Editor’s note: This list appears as part of our ongoing Hotspots series putting a geographic focus on film this fall.
Apart from some isolated names and titles, Romanian cinema remained virtually unknown to the rest of the world until the 2000s, when the so-called Romanian New Wave emerged. In 2004, a series of internationally awarded shorts—Cristi Puiu’s Cigarettes and Coffee, Catalin Mitulescu’s Traffic, Corneliu Porumboiu’s Liviu’s Dream and Constantin Popescu’s The Apartment, among others—placed Romania firmly in view. In subsequent years, the Cannes Film Festival became the best platform for a new generation of filmmakers who were winning some of its most prestigious prizes.
Several of these Romanian New Wave films are set during Nicolae Ceausescu’s dictatorship (1967-1989), indicating the need to throw some light on a silenced history, in order to build a national cinema. Others are modern-day, character-based explorations that aim to offer a portrait of post-Communist society. The label that defines Romanian cinema is realism: austere, minimalist aesthetics, long takes, and a camera that closely follows the characters. Human relationships are usually subjected to power structures and class differences, while daily actions often become bureaucratic ordeals—but, in the best examples, filled with tension and suspense, punctuated by black comedy, or shaped by a conceptual approach.
Tuesday, After Christmas (2010)
After The Paper Will Be Blue (2006)—a historical take set on the last night of the Romanian Revolution—Radu Muntean directed two films dealing with the existential crisis of a man in present-day Romania. In Summer Holiday (2008), the protagonist indulges in a night of revelry to recover the freedom of his youth for some hours, before returning to his family obligations. Tuesday, After Christmas (2010) explores the opposite situation: in this variation on the world’s oldest story, Paul (Mimi Branescu) is married to Adriana (Mirela Oprisor), but has a romantic relationship with Raluca (Maria Popistasu), his daughter’s dentist. A series of incidents occurring during the Christmas period prompt Paul to make a choice between these two women.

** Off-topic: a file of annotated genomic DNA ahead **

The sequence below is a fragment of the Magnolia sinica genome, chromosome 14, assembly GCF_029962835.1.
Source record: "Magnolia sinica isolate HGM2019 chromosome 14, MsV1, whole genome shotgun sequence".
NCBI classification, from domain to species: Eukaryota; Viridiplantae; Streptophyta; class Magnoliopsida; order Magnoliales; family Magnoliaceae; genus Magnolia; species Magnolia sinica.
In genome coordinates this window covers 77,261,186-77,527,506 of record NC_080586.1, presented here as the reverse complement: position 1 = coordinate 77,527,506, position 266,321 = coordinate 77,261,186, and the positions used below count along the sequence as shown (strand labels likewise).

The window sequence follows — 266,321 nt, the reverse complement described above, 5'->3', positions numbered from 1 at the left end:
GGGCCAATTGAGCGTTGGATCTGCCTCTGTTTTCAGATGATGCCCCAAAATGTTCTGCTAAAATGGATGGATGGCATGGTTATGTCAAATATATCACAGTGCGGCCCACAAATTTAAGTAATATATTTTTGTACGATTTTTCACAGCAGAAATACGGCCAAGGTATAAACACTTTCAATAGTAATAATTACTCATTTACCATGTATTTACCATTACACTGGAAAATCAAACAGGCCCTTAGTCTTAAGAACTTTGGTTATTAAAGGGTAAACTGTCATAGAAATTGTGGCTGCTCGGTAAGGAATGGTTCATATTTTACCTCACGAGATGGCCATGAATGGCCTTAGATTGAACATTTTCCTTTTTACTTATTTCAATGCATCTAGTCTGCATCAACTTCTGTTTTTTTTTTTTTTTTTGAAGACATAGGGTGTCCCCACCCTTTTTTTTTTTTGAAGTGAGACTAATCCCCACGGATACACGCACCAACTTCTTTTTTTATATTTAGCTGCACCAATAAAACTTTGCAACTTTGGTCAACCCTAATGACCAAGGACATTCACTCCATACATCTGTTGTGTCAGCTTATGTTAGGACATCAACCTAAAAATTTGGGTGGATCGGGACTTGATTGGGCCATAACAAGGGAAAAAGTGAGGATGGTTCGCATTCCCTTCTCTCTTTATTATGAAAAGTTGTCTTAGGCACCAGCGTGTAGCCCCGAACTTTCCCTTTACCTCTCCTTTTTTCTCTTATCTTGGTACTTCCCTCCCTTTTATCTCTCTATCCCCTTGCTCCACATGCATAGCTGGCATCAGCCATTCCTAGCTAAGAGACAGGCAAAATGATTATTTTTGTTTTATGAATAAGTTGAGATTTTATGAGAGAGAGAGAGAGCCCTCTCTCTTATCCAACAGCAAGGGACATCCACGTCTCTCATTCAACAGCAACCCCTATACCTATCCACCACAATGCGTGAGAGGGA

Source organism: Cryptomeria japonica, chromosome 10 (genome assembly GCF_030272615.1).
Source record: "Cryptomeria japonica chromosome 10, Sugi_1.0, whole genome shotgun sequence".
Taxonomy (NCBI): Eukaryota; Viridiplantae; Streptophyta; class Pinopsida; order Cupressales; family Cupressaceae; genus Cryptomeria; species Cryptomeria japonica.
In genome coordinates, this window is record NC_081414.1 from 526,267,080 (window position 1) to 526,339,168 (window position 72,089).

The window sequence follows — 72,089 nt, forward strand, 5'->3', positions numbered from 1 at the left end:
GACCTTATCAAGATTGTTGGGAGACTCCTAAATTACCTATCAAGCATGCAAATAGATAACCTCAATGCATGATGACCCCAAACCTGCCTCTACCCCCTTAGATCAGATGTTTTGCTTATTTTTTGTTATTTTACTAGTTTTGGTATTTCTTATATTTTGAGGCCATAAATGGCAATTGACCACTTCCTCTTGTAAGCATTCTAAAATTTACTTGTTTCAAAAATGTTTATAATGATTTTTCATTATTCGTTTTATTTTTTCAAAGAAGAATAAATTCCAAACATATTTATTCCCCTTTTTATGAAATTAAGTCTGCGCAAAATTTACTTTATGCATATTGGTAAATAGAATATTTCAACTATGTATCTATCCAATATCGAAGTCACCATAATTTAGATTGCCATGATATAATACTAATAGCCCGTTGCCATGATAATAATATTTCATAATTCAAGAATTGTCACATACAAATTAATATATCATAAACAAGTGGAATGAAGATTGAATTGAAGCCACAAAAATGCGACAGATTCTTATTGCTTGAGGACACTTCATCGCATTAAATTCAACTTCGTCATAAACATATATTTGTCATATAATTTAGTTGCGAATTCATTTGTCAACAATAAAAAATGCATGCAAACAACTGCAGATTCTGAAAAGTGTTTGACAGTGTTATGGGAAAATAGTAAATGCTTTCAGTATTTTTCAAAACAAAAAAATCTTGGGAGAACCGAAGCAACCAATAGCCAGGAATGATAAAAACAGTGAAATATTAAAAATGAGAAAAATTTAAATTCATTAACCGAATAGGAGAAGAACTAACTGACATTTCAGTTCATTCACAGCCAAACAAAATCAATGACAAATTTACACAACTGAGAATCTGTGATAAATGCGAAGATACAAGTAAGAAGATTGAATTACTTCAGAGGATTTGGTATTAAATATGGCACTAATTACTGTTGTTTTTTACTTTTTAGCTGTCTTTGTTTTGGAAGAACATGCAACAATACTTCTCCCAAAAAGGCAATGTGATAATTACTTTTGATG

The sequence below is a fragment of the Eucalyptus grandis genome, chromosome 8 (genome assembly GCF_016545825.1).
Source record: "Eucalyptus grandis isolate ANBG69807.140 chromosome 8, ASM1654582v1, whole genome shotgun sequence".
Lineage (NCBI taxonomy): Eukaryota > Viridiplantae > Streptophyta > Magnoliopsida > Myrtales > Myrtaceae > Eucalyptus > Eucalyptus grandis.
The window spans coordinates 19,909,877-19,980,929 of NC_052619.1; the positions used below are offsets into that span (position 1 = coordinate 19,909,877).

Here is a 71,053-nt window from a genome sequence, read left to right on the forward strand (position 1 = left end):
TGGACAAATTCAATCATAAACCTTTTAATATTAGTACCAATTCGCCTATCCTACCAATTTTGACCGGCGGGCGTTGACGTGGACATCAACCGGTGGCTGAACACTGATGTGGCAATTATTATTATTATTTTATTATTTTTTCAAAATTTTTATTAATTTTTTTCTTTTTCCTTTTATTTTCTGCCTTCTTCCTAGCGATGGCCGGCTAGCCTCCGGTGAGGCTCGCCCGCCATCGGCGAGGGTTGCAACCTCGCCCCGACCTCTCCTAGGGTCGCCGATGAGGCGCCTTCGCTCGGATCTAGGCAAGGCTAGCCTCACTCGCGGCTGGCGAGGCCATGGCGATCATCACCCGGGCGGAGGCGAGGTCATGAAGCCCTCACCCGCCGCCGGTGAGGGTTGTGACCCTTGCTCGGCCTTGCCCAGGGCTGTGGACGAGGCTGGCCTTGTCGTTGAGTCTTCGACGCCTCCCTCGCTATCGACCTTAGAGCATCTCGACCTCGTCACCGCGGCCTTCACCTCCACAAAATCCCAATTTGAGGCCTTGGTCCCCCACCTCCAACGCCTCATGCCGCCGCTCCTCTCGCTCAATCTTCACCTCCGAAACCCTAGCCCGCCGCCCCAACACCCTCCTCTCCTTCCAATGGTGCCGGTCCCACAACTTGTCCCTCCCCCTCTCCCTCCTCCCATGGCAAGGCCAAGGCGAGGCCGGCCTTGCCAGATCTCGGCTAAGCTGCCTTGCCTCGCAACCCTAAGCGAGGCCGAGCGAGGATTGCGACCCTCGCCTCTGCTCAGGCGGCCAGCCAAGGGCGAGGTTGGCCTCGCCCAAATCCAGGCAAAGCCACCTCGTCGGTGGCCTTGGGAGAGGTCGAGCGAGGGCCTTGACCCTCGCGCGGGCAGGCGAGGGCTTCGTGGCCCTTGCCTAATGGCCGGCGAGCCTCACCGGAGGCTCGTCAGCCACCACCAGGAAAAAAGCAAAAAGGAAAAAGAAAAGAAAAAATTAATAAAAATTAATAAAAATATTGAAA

Composed entirely of sequence-shots that enhance the naturalness of the performances, Muntean’s camera always searches for the right distance from which to tell its story. Setting aside any moral judgement, Tuesday, After Christmas succeeds in exploring the range of emotions and reactions experienced within this love triangle, and ends magnificently well: punctuating the immediate relief with a note of uncertainty that leaves us wondering about the future.
The Way I Spent the End of the World (2006)
Catalin Mitulescu’s 2006 debut feature is a charming teen movie set in the last months of Ceausescu’s dictatorship. The action that puts the film in motion is, initially, accidental, but it becomes political: Eva’s boyfriend breaks a statue of the leader; but it is she who is expelled from school while he, under his father’s protection, remains uncharged. However, the film—with its softly comic touches and intimations of magic realism—downplays the implicit harshness of the political context. In this sense, it can be related to certain nostalgic visions of the Communist era in other countries, such as Good Bye, Lenin! (Wolfgang Becker, 2003).
The finest aspect of The Way I Spent the End of the World is its depiction of family relations, especially between Eva (Dorotheea Petre), the enigmatic protagonist, and her sibling Lalalilu (Timotei Duma). Most of the film hinges on Eva’s dreams, hopes, responsibilities, and feelings—but they are almost unspoken, rendered through action scenes and ‘still lives’, as well as through the reactions of her secretly-in-love little brother.
Cristi Puiu’s debut feature, Stuff and Dough (2001), was the first sign announcing that something new was happening in Romanian cinema. But it was his second feature, The Death of Mr. Lazarescu (2005), that ‘officially’ inaugurated the Romanian New Wave when it won the Un Certain Regard prize at Cannes. This movie is the first of a six-part series titled (in homage to Eric Rohmer) ‘Stories From the Suburbs of Bucharest’ that Puiu has continued in 2010 with Aurora.
Viorel (performed by the director himself) is a silent, inscrutable man who wanders the suburbs of Bucharest and, eventually, commits several killings. His motivations will remain unknown until the film’s end. But there is much information that Puiu withholds or hides in order to confront the viewer solely with an obsessive, extremely detailed study of Viorel’s movements (and immobility). Stylistically, Aurora resembles many other films of the Romanian New Wave; for most of its running time, however, Puiu’s exercise seems almost a parody of a Jean-Pierre Melville noir that demystifies the hero and strips him of his aura, in order to immerse him in tawdry, everyday reality.